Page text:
I've been using various Linux distros and OS X for a while now, and Windows before those, and am interested in trying out FreeBSD. Call me old fashioned, but as an engaged-but-non-technical user, I find it really useful to have at least some accompanying documentation in book form when embarking on something like this. Okay, forget "old-fashioned," just call me "old." :-) Book-learnin' was the only thing we had when I was a yung-un, and it's what I'm used to.

I understand that the be-all-and-end-all of authoritative FreeBSD reference is the online handbook (and, of course, the man pages and docs included with the OS itself). I was wondering if more experienced users could give me a few pointers about the best book supplements for delving into this OS. Specifically, I'm looking for advice about what might be too outdated to be useful (or worse, might end up being more confusing than helpful) and what isn't. From looking around and lurking here for a while, the books that look most promising to me are:

"The Complete FreeBSD, 4th Ed." by Greg Lehey
"FreeBSD 6 Unleashed" by Brian Tiemann
"Absolute BSD" by Michael Lucas
"BSD Hacks" by Dru Lavigne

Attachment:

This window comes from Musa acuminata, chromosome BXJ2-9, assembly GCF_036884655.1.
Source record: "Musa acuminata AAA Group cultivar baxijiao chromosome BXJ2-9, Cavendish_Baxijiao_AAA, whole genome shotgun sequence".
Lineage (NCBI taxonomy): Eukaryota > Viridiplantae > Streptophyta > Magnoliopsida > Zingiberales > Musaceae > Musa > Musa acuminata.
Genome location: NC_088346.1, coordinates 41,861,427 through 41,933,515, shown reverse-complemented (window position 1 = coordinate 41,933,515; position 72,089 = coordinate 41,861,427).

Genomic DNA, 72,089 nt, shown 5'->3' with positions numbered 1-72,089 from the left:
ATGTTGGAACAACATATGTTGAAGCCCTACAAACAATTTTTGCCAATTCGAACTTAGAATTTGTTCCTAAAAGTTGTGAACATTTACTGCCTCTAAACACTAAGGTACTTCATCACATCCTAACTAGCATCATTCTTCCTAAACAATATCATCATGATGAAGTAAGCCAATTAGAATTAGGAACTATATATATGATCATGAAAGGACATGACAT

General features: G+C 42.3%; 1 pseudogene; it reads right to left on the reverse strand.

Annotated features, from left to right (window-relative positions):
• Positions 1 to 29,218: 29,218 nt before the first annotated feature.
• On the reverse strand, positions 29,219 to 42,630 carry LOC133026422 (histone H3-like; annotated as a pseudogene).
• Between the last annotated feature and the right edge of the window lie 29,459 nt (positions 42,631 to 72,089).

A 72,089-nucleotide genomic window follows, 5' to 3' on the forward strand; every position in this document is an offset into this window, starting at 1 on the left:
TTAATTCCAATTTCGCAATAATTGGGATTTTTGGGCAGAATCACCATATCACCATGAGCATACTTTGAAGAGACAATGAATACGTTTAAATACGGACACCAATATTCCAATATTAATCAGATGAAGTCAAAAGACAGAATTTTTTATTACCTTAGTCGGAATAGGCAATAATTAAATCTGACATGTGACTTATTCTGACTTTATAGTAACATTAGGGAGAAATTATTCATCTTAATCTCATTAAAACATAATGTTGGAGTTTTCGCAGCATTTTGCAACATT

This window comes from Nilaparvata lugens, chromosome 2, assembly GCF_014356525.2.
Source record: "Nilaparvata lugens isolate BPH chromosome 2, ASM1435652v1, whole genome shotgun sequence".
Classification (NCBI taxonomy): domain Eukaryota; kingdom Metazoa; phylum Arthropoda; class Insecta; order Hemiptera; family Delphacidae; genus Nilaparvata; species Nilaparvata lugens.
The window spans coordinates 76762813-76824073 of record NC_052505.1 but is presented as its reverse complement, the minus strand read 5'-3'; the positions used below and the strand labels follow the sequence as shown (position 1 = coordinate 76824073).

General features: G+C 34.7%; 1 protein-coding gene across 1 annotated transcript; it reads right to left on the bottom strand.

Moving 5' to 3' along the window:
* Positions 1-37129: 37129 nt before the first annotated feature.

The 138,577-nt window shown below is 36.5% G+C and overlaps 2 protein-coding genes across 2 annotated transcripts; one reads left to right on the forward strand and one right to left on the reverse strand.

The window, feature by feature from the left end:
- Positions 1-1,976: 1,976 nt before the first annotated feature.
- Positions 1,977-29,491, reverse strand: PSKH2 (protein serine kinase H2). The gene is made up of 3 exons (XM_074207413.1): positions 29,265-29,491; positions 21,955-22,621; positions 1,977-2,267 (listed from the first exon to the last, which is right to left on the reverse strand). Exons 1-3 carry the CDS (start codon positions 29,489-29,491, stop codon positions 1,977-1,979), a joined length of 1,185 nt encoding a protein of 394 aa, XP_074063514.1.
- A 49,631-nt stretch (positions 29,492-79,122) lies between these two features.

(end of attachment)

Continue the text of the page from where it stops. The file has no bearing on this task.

The latter, at least, seems like something best left for later, if I really stick with it,. Of the first three -- well, the first is the most appealing to me, but it's somewhat more dated than the others (I have seen the regularly posted reminders about online updates). I'm certainly not averse to buying two books; however, I don't want to drown myself -- keeping in mind that I'm not the most technically inclined person and my purpose is to learn to use FreeBSD as a general-purpose desktop system. I've no special or advanced uses in mind, though I am hoping that ultimately learning more about FreeBSD will also have the benefit of teaching me more about making use of the Darwin subsystem of OS X.

Any thoughts, advice, pointers? Anything I missed, especially any general UNIX books that might go well with one of the above?

Much obliged.

p.s. BTW, I did try out DesktopBSD and am quite impressed with it. It seems like there are still some issues to be addressed; still, it's a really nice introductory way to get up and running with a FreeBSD desktop quickly and easily. As a matter of personal preference, I'm not a big KDE fan, so that tempers my enthusiasm somewhat. I don't think it's really a substitute for trying to learn the basics of using and administering FreeBSD, but then that's probably not what it's trying to be. I hope it progresses and gets lots of support.

Michael M. ++ Portland, OR ++ USA
"No live organism can continue for long to exist sanely under conditions of absolute 
reality; even larks and katydids are supposed, by some, to dream." --S. Jackson

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